Kohl’s and Car Oriented Development

Back in July, @_anthonyhahn wrote an article which appeared in both the Daily Camera and the Colorado Hometown Weekly about a potential new Kohl’s store in Lafayette CO, and what that meant for the Louisville CO store.

While pitting the two adjacent cities against each other in a battle for sales tax is valid, it totally misses the point about all the new development around the 287 Corridor, north of Lafayette.

At the time, I wrote a letter to the editor of the Colorado Hometown Weekly and sent it in. I just got to checking, and as far as I can see, it never made publication for either space, or editorial reasons. As always, waste not, want not, here it is. Comments?

FOR PUBLICATION

Re: July 11th Anthony Hahn Kohls move to Lafayette

I’m a Louisville resident, but this isn’t Louisville versus Lafayette, it’s the past vs the future.

How much longer can we continue sleep walking into the future with car oriented development?

The city of Lafayette believes a new Kohl’s on 287 is worth, and will pay off its $2-million subsidy in 2-3 years. Add to that the limited benefit of some extra jobs, and extra sales tax receipts during construction. It still means the Residents will have to shop hard, and drive regularly to make another out of town store pay off.

Louisville development director Dejong says the McCaslin corridor tax receipts are up year on year to $420,000, but that’s from a whole lot of small stores and restaurants that are almost always busier than any of the big box stores. Kohls will need to do much more than it does with it’s Louisville store to make it work. The current store in Louisville often looks like it’s been ransacked by people on a scavenger hunt, and the parking lot is frequently less than 1/4 full.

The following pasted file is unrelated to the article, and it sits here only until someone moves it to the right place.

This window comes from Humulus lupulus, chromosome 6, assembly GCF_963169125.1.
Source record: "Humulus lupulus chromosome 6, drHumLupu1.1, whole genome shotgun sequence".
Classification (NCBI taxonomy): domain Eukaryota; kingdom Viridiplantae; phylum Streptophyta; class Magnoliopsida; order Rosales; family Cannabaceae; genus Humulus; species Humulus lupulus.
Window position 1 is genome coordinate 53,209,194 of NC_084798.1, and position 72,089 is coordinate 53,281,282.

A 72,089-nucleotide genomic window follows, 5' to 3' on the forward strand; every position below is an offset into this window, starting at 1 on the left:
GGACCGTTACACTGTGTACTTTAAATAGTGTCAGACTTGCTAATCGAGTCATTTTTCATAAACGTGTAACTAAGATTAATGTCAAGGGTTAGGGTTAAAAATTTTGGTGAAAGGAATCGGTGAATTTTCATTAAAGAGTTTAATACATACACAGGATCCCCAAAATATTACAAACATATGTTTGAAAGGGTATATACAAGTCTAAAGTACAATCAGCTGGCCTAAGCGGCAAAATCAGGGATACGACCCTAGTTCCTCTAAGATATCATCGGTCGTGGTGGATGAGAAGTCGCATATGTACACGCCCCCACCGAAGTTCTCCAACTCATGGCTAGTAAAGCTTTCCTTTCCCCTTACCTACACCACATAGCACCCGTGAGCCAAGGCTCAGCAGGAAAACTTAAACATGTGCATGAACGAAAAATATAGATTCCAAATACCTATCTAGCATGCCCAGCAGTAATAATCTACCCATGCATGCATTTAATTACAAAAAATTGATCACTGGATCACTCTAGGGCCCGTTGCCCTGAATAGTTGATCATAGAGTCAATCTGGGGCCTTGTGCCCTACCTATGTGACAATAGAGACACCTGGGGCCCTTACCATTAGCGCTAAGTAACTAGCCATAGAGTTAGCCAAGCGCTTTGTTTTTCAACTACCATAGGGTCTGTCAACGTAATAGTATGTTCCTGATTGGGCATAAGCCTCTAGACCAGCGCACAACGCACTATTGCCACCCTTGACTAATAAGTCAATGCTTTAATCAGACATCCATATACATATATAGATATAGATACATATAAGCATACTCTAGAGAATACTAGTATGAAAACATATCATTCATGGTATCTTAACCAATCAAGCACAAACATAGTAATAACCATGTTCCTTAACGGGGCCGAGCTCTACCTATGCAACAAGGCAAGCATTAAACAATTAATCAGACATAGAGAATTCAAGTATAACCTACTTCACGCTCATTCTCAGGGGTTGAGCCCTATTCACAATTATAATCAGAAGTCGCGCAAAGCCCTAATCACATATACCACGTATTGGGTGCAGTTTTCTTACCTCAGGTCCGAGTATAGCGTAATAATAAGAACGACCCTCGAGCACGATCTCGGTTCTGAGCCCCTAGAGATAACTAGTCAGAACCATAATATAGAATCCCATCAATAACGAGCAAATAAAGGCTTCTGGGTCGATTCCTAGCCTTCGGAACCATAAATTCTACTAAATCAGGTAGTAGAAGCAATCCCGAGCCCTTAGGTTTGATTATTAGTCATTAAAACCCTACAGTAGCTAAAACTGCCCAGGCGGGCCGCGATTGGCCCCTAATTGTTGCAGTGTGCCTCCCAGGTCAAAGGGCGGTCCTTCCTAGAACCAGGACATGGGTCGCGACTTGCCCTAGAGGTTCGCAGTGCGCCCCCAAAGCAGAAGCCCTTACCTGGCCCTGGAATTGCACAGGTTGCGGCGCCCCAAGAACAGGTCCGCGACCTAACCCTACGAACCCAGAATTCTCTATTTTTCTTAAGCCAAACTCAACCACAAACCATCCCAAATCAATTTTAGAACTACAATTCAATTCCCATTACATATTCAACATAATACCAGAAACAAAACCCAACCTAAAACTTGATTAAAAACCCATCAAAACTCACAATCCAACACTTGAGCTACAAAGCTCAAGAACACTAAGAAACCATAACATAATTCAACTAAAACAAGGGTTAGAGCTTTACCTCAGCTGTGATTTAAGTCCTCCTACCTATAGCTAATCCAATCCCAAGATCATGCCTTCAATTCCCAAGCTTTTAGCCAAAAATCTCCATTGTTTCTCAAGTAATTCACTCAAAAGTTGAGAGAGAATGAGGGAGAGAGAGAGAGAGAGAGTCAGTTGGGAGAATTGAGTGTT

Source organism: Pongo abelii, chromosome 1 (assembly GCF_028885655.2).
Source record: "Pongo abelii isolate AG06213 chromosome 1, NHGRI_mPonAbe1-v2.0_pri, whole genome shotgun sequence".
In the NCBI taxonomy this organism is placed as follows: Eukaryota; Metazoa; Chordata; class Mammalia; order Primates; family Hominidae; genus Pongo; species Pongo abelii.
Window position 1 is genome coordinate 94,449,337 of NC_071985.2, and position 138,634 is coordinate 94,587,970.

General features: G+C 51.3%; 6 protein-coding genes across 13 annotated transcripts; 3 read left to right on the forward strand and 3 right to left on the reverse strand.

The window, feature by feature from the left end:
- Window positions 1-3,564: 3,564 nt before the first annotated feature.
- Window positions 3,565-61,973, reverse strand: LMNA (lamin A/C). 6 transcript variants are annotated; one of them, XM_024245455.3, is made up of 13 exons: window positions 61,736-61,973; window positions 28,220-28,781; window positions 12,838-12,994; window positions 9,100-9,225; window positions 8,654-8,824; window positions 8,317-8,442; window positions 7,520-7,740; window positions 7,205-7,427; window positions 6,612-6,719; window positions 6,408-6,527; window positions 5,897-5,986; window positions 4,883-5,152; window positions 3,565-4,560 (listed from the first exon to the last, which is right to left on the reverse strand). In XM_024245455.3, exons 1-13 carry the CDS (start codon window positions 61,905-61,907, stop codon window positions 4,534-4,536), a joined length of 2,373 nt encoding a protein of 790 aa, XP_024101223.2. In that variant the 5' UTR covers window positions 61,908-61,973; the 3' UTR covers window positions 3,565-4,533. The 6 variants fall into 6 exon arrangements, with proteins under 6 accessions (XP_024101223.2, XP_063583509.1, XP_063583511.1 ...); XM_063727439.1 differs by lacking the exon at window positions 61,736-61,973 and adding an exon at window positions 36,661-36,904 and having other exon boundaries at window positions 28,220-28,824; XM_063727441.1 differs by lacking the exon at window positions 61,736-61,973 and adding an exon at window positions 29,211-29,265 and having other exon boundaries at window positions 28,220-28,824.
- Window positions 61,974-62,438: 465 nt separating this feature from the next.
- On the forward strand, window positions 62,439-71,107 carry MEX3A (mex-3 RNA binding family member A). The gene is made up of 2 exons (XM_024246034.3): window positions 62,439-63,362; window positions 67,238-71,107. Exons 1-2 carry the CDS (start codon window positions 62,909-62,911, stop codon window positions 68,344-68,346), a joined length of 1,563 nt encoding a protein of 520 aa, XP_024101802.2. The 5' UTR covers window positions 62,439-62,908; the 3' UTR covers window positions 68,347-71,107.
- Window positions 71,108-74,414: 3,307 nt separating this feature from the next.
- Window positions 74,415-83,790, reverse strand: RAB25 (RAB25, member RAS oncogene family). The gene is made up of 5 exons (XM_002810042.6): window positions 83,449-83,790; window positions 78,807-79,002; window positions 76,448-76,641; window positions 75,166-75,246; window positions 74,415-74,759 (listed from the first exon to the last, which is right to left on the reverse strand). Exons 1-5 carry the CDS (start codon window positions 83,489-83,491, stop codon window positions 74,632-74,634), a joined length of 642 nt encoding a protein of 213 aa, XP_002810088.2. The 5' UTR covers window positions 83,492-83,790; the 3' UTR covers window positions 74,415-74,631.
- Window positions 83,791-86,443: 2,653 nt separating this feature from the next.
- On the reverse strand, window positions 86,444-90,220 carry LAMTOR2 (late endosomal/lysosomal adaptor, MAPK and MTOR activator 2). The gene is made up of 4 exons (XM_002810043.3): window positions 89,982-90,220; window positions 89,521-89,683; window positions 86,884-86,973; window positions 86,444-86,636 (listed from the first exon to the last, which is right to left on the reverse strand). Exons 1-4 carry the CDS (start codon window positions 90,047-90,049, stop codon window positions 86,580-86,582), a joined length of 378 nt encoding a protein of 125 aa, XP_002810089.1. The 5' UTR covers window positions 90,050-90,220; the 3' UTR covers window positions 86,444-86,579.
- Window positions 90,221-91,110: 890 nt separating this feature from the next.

Kohl’s itself we likely be shielded from a failure, tax write-offs against losses, writing off development and moving expenses. The development company, Hix Snedeker can do the same. It’s not the McCaslin corridor thats in economic crisis, it the whole sector.

It’s always easier to build new development, urban sprawl has funded and driven America for the last 80-years. The real question is, what does this contribute to the community? More driving, more concrete, more parking spaces? The 287 location certainly seems more attractive than the current Louisville location, it has more passing traffic in a superficial way. The question is how many will stop, rather than shop online and have it delivered at home?

Lafayette residents should ask, is this worth the money, the tax breaks, etc. ? What type of development do they want, and is this the right type of development rather than just easy development?

Mark Cathcart